While the SNP have continued to talk up the likely prospect of a second Independence referendum, the pretext for that shows that they have failed to learn their lessons from the first Independence referendum.  Up till Osborne gave us the infamous “Sermon on the Pound” (© Iain McWhirter), the SNP and Yes Scotland were being battered over those currency plans and their plans to ‘retain Scotland’s membership of the EU’.  Those two policy pronouncements from the SNP led to people like myself wondering what the point of Independence was then if we would be handing power back to the Bank of England and the EU.  The pro-Independence supporters that are vocal about wanting rid of Westminster rule appear ignorant of the by-product of Salmond & Swinney’s ‘back of a fag packet’ Sterlingzone proposals.  A Fiscal Pact would have ensued with the Bank of England having a degree of control over an Independent Scotland with the core aim ensuring the value of Sterling and making sure an Independent Scotland kept within spending and borrowing targets.

Not that the EU were showing signs of being interested in bringing us straight into the EU, with both Barroso and Rompuy both parroting the line that Scotland would have to wait in line to apply for EU membership and that being good little Europeans would not be sufficient. At the time I’d though that there would have been three countries that would have blocked I-Scotland’s application.  Had we voted for Independence, we would have left the EU, having just voted to split from a country with its name on the various treaties with the EU.  In this respect, the Better Together campaign were entirely correct in their synopsis of Yes Scotland’s arguments – it’s just that the form of works they choose has now become a hostage to fortune thanks to that EU referendum result.

There are some pro-Independence supporters though for whom exit from the EU was an attractive prospect.  If Independence could be though of as ‘Taking back control’, then doing so outside of the sphere of influence of the EU would be Independence Max – with full control over policy areas such as agriculture, fisheries, and the economy. Let’s not forget that the Michael Ashcroft post EU Referendum poll showed that 35% of SNP voters voted against their parties’ line by voting to leave the EU.  Maybe some of those voters did it tactically to sabotage the Union.  The voters that genuinely are Eurosceptic must be exasperated at the SNP’s constant cheerleading of a project increasingly pro-Thatcherite in it’s policymaking.  It was the EU (alongside the ECB) which forced Greece to sell off it’s publicly owned assets at knock down price.  Alternatively known as ‘making Greece TTIP compliant’.  It’s also the EU, through the Lisbon Treaty, which seeks liberalisation of markets previously closed off to publicly owned companies.  The SNP seem content to toe the party line when it comes to outsourcing, but go quiet when re-nationalisation comes up.  Like with the current hot topic, Scotland’s railways.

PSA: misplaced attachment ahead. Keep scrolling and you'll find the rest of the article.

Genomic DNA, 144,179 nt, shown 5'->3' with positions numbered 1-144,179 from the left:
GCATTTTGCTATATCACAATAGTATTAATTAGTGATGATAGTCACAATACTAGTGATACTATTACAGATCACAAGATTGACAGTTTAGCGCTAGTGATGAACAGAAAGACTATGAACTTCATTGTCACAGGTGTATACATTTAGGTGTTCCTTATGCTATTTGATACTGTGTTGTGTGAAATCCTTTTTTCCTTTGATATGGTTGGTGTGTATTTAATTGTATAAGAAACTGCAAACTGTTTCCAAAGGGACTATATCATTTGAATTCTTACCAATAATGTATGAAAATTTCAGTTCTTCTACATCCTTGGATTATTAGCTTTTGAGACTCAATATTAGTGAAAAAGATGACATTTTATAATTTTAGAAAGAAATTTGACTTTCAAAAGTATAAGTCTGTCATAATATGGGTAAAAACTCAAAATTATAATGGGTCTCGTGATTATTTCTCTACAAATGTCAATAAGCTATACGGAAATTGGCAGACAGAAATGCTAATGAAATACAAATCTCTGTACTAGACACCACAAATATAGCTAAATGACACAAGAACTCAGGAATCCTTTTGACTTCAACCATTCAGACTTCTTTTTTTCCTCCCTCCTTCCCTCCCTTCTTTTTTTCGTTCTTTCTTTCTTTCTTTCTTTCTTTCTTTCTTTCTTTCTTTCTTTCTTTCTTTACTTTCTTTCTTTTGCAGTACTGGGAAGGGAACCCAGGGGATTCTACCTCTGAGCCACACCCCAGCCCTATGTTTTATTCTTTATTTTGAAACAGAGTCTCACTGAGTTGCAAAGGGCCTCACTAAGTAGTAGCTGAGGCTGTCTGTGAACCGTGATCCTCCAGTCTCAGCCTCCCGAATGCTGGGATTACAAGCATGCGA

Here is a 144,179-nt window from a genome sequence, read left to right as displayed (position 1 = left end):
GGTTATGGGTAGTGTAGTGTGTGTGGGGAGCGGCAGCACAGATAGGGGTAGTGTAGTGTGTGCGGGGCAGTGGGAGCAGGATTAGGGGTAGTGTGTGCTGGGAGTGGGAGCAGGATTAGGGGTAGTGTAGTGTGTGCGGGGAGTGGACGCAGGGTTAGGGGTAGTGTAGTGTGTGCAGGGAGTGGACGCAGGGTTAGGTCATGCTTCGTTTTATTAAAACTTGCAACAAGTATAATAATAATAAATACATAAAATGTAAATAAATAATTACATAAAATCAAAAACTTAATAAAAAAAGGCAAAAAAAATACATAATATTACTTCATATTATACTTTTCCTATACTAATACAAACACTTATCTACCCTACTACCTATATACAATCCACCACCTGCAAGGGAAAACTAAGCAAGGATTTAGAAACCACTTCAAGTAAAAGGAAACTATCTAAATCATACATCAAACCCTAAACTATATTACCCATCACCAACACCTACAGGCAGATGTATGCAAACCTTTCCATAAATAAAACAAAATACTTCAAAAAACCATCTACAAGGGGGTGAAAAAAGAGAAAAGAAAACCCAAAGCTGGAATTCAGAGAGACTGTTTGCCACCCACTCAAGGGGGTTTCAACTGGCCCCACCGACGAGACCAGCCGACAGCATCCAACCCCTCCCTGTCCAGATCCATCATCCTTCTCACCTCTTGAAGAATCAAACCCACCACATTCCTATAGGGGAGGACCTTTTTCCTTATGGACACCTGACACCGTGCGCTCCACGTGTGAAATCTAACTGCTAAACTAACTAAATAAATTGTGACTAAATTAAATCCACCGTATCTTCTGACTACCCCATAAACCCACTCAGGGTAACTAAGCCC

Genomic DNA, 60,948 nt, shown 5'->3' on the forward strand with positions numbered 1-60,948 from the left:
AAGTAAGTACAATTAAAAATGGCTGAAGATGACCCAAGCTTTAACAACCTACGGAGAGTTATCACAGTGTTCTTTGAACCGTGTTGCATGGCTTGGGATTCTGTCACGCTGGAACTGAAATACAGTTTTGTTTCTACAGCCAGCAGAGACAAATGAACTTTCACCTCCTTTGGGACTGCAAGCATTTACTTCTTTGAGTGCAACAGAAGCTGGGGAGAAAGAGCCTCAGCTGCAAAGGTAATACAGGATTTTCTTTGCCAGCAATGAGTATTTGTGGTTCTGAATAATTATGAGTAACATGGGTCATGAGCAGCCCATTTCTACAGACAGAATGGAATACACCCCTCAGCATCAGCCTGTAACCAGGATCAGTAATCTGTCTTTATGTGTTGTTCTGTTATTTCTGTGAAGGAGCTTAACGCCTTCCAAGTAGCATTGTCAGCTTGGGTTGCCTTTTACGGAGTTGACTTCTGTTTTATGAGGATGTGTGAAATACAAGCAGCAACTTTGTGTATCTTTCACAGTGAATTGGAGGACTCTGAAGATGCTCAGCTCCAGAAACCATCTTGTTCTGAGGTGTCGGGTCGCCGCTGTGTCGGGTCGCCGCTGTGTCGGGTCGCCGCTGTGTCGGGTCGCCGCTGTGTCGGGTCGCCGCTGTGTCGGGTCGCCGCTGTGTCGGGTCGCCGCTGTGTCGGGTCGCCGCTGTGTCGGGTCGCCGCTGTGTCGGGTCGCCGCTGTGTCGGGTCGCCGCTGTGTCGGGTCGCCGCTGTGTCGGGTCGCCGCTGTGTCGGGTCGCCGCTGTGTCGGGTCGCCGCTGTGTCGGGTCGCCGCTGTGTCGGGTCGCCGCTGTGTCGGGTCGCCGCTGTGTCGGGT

In looking at what has happened to both sides of the constitutional debate, it is only the post EU Referendum tactical change from the SNP which can account for the drop in support for Independence. Sturgeon’s misguided belief that only pro-Union Little Englanders back Brexit looks more and more like beliefs that have clouded her judgment at best, and at worst forced a tactical blunder that pleases only the pro-Unionists.  By tying the question of Independence to membership of the EU, the SNP have backed into a cul-de-sac on an issue that only the one eyed pro-Indy supporters back wholeheartedly.  The SNP hierarchy have unnecessarily caused a split in the ranks of pro-Independence supporters and with the use straight away of the threat to hold a second referendum, the SNP have unnecessarily played their only card too early and in the face of a democratic result that has gone against the SNP’s own wishes.  If a second Independence referendum is lost, Sturgeon’s reaction to the Brexit vote might be seen as the moment that kept Scotland in the Great British bosom.